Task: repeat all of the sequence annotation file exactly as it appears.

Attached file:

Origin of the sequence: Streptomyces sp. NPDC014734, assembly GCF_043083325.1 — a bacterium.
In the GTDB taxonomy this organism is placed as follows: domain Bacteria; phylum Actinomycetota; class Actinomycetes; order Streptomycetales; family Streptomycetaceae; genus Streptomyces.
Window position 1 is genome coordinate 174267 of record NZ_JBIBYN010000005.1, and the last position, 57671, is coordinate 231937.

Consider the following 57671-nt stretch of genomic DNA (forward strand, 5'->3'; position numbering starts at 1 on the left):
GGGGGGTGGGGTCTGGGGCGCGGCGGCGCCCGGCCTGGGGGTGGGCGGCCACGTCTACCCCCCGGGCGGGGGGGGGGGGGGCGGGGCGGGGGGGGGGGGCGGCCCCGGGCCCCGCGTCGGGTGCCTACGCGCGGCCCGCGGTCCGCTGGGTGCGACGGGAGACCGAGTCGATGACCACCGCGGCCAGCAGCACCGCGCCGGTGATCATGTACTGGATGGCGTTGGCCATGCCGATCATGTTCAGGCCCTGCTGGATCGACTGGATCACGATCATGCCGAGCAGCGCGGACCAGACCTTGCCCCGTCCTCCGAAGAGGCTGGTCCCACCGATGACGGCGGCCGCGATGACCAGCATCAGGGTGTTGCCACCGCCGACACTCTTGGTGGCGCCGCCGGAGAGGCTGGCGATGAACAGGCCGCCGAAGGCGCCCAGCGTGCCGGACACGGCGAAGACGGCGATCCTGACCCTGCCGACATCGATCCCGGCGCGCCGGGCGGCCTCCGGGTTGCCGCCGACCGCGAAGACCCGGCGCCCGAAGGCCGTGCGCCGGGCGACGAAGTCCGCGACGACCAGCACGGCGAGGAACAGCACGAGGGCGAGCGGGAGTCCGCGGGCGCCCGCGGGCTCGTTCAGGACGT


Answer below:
Origin of the sequence: Streptomyces sp. NPDC014734, assembly GCF_043083325.1 — a bacterium.
In the GTDB taxonomy this organism is placed as follows: domain Bacteria; phylum Actinomycetota; class Actinomycetes; order Streptomycetales; family Streptomycetaceae; genus Streptomyces.
Window position 1 is genome coordinate 174267 of record NZ_JBIBYN010000005.1, and the last position, 57671, is coordinate 231937.

Consider the following 57671-nt stretch of genomic DNA (forward strand, 5'->3'; position numbering starts at 1 on the left):
GGGGGGTGGGGTCTGGGGCGCGGCGGCGCCCGGCCTGGGGGTGGGCGGCCACGTCTACCCCCCGGGCGGGGGGGGGGGGGGCGGGGCGGGGGGGGGGGGCGGCCCCGGGCCCCGCGTCGGGTGCCTACGCGCGGCCCGCGGTCCGCTGGGTGCGACGGGAGACCGAGTCGATGACCACCGCGGCCAGCAGCACCGCGCCGGTGATCATGTACTGGATGGCGTTGGCCATGCCGATCATGTTCAGGCCCTGCTGGATCGACTGGATCACGATCATGCCGAGCAGCGCGGACCAGACCTTGCCCCGTCCTCCGAAGAGGCTGGTCCCACCGATGACGGCGGCCGCGATGACCAGCATCAGGGTGTTGCCACCGCCGACACTCTTGGTGGCGCCGCCGGAGAGGCTGGCGATGAACAGGCCGCCGAAGGCGCCCAGCGTGCCGGACACGGCGAAGACGGCGATCCTGACCCTGCCGACATCGATCCCGGCGCGCCGGGCGGCCTCCGGGTTGCCGCCGACCGCGAAGACCCGGCGCCCGAAGGCCGTGCGCCGGGCGACGAAGTCCGCGACGACCAGCACGGCGAGGAACAGCACGAGGGCGAGCGGGAGTCCGCGGGCGCCCGCGGGCTCGTTCAGGACGT